Sons & Daughters – The Pits

   Posted by: Andrew Linstrom   in Sons & Daughters

The world before the War was one on the cusp of a technological transformation. Research into nanotechnology and microbiology yielded organisms capable of converting some forms of matter into others. These new alchemists promised the ability to turn catastrophic oil spills into slicks of benign biodegradables, convert organic waste into biodiesel, or render even industry-fouled seawater drinkable. These wondrous organisms, they claimed, would make that which shouldn’t into that which should. Then, before they could make good, the world suffered a different form of technological transformation. Amid the fire and the static, weapons born of the same technologies as the tools that promised to replace our trash with treasure did just the reverse. Skyscrapers sloughed down into the earth as if chewed through by worms while green farmland resolved into blue swamps.

The places where pre-War transformative goo settled came to be called Pits. Some persist at the sites of biochemical strikes from the War. Others are located in the ruins of the research facilities, manufacturing plants intended to produce them, or where shipments of them were abandoned on the roads or rails on that fateful day. Some are far from inhabited territory, another peril of the wastelands, while some are closer to settlements, or in the case of beneficent Pits have attracted settlers to them. Most Pits are of a static volume, their total population of bacteria or microscopic machines somehow limited by genetic or binary programming on the part of their creators, probably to stave off the feared “Grey Goo” scenario. A few, as a result of pre-War weaponization or post-War mutation, can grow if given the right materials to absorb. Treaty among the towns in central Colorado enforces a quarantine of metal objects around Aurora for just such a reason, and a salt mine in upper Michigan is brimming with a caustic ooze of mysterious origin.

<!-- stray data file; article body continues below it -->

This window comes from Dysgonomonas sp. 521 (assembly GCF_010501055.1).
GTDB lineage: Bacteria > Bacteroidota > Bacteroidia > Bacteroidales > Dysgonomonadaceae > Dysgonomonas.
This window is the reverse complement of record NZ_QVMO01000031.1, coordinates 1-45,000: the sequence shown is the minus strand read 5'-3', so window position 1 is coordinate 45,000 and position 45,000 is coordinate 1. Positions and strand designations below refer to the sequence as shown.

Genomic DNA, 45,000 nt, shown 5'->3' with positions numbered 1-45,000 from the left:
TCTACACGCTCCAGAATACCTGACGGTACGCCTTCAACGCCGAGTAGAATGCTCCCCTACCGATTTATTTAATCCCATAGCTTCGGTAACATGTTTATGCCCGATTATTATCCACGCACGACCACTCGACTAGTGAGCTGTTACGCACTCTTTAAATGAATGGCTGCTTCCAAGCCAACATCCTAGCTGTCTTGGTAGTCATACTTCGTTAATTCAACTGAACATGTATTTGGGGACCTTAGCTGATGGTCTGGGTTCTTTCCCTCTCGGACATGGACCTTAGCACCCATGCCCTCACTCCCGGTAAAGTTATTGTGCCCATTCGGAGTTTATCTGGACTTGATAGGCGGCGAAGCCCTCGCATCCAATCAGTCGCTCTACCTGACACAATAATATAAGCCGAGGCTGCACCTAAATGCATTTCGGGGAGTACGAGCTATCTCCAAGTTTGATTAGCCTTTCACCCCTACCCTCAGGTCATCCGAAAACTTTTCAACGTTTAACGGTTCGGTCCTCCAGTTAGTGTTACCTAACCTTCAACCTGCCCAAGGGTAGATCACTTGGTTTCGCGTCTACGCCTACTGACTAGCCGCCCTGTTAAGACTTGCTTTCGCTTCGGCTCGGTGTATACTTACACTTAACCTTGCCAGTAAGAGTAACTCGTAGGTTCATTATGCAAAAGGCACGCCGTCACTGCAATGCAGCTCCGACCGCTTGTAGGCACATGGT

The most prevalent of the malicious kind of Pit are stretches of goo-stained environment, like the Blue Blotches dotting the Great Plains. The organism in the Blotches releases an enzyme that reduces plant fibers to a sticky, azure goo. Even passing through the fumes high above the Blue Blotches can critically decay an airship’s envelope. The Blotches migrate slowly around the Great Plains, flowing together and splitting off, making seasonally updated maps a necessary purchase for captains operating in the area. Aside from mapping the slow flow of azure from plain to plain, explorers in the region also profit from salvaging airships downed in the area after the sliding Blotches have left them behind.

The sought-after Pits are those that create useful substances, most especially the ones whose end product are hydrocarbon fuels. Though none of the handful of known biodiesel-yielding Pits across the continent produce more than a few barrels of fuel to skim off the top per day, they’re highly prized and hotly contested. Others are capable of processing toxic or radioactive dirt into clean soil to be dredged from the bottom. What pass for scientists in this generation suspect that the purifying technologies in Mormon temple gardens are based on access to such a Pit. Other pits produce less dramatic, but valuable resources: yeast extract-like nutritious paste, exotic adhesives, a passable baby formula, and more, stranger substances.

In other updates, we’ll have more on the Pits: some random tables for Pits encountered in the wild, and a look at the cults that venerate these pools of transformation.

This entry was posted on Monday, August 8th, 2011 at 6:52 pm and is filed under Sons & Daughters. You can follow any responses to this entry through the RSS 2.0 feed. You can leave a response, or trackback from your own site.

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